• Aged 18 years or older – Either gender – A confirmed history of outer retinal degenerative disease such as retinitis pigmentosa or choroideremia – Remaining visual acuity of bare light perception or less in both eyes – Functional inner retina (ganglion cells and optic nerve), as shown by the ability to perceive light and/or a measurable corneal electrically evoked visual response – A history of at least 10 years of useful form vision in the worse seeing eye Exclusion Criteria:

  • Optic nerve disease (history of glaucoma of More than 1 month, or history of any other optic neuropathy) – Diseases of the inner retina including, but not limited to, central retinal artery or vein occlusion (CRAO, CRVO), end stage diabetic retinopathy, retinal detachment, traumatic retinal damage, infectious retinal disease, inflammatory retinal disease. – Inability to visualise the retina due to corneal or other ocular media opacities (corneal degenerations, dense cataracts, trauma, lid malpositions) – Any ocular condition that predisposes the participant to rubbing their eyes – Cognitive deficiencies, including dementia or progressive neurological disease – Psychiatric disorders, including depression, as diagnosed by a qualified psychologist – Deafness or significant hearing loss – Inability to speak or understand English – Pregnancy – Presence of a cochlear implant – Participant enrolled in another investigational drug or device trial for the treatment of their ocular condition – Poor general health, which would exclude them from obtaining a general anaesthetic – Unrealistic expectations of the investigational device to provide functional vision – Poorly controlled diabetes – Epilepsy – Unsuitable level of regular nystagmus (which would prevent ocular images from being obtained) – Anyone with medical devices (implanted or carried) that could cause serious health problems if compromised by electro-magnetic interference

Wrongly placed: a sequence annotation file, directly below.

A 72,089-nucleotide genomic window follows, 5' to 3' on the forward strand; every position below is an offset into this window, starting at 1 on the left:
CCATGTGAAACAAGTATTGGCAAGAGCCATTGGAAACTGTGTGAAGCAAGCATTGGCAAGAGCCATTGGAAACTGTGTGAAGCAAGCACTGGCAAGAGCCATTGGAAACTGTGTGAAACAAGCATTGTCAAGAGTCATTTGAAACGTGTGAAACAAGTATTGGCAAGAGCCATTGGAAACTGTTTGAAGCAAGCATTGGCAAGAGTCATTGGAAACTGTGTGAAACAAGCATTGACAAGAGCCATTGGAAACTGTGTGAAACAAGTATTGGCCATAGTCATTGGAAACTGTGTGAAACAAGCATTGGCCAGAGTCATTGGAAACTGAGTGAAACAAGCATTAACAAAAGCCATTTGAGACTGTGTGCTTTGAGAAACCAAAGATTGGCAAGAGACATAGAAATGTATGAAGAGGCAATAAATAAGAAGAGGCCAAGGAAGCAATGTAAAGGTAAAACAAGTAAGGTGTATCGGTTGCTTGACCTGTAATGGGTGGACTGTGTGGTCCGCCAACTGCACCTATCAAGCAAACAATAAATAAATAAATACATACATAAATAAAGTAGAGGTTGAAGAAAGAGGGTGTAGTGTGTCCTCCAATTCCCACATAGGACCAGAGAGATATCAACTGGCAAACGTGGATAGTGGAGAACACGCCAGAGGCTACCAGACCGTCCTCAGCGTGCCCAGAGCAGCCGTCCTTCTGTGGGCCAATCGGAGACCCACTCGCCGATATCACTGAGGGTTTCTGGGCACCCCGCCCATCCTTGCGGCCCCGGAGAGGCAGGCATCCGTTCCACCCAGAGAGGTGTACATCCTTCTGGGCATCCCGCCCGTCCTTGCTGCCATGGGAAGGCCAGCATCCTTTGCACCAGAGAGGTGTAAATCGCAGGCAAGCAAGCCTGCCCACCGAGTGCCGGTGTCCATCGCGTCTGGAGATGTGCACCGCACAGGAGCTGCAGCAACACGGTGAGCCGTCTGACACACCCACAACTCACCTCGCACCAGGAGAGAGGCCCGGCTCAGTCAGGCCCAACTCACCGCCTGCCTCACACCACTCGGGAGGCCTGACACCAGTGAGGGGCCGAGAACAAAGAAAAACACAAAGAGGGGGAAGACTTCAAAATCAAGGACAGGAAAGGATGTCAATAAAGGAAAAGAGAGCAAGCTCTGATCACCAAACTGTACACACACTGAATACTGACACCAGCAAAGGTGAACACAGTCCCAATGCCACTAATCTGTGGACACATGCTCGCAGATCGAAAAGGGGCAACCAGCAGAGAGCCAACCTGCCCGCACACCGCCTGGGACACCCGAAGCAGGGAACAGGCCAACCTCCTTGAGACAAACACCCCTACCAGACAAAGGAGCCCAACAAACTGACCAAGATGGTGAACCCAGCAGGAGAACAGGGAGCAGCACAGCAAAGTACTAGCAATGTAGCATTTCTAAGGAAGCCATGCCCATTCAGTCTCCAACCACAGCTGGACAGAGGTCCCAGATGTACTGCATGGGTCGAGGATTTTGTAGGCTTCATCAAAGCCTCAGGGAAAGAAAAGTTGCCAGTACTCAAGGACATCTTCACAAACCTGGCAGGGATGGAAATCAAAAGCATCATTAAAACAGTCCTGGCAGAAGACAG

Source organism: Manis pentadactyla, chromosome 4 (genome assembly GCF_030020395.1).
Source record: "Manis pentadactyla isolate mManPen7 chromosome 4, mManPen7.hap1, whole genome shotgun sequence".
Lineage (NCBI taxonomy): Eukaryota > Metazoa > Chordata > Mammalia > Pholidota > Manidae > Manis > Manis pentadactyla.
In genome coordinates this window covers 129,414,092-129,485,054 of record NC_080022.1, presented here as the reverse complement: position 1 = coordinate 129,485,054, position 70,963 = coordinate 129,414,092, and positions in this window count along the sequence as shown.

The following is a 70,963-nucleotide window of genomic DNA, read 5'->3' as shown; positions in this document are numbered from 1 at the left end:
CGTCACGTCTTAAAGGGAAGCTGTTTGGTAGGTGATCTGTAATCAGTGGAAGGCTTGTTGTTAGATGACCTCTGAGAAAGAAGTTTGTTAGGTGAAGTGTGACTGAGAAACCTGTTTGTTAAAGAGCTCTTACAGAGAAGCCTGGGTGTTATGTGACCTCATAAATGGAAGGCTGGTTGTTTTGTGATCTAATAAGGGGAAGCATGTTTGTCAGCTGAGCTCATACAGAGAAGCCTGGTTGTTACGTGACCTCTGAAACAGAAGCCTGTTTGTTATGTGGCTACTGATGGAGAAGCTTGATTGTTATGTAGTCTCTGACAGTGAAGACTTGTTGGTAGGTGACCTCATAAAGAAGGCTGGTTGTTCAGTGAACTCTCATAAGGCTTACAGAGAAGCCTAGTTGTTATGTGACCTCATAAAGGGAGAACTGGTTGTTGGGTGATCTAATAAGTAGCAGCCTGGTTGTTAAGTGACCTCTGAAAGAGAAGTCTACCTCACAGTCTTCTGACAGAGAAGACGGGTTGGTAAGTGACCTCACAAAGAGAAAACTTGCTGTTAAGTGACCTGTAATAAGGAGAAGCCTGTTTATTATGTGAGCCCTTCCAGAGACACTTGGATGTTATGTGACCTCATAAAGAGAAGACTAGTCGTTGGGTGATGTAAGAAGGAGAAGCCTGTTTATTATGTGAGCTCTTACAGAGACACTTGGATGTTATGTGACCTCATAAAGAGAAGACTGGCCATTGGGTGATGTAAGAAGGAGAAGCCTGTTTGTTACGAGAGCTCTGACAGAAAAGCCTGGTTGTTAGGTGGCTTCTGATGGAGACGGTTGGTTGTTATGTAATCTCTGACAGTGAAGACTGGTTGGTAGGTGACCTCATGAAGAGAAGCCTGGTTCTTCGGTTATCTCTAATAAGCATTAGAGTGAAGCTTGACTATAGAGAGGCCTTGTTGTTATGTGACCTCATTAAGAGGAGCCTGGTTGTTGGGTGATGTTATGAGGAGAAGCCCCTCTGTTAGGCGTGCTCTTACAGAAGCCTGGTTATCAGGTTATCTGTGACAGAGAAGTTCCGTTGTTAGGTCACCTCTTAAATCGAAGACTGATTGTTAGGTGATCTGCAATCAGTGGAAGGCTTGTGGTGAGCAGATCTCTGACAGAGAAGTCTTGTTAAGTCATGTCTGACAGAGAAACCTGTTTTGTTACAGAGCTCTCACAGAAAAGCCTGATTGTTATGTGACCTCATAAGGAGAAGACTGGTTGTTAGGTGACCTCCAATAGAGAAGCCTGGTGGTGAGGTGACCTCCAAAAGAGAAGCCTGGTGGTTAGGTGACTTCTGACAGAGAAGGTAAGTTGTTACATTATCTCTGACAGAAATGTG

Gender Eligibility: All

Minimum Age: 18 Years

Maximum Age: N/A

Are Healthy Volunteers Accepted: No

Investigator Details

  • Lead Sponsor
    • Mobius Medical Pty Ltd.
  • Collaborator
    • Bionic Vision Technologies
  • Provider of Information About this Clinical Study
    • Sponsor
  • Overall Official(s)
    • Penelope Allen, FRACO, FRACS, Principal Investigator, Centre for Eye Research Australia

References

Ayton LN, Blamey PJ, Guymer RH, Luu CD, Nayagam DA, Sinclair NC, Shivdasani MN, Yeoh J, McCombe MF, Briggs RJ, Opie NL, Villalobos J, Dimitrov PN, Varsamidis M, Petoe MA, McCarthy CD, Walker JG, Barnes N, Burkitt AN, Williams CE, Shepherd RK, Allen PJ; Bionic Vision Australia Research Consortium. First-in-human trial of a novel suprachoroidal retinal prosthesis. PLoS One. 2014 Dec 18;9(12):e115239. doi: 10.1371/journal.pone.0115239. eCollection 2014.

Clinical trials entries are delivered from the US National Institutes of Health and are not reviewed separately by this site. Please see the identifier information above for retrieving further details from the government database.

At TrialBulletin.com, we keep tabs on over 200,000 clinical trials in the US and abroad, using medical data supplied directly by the US National Institutes of Health. Please see the About and Contact page for details.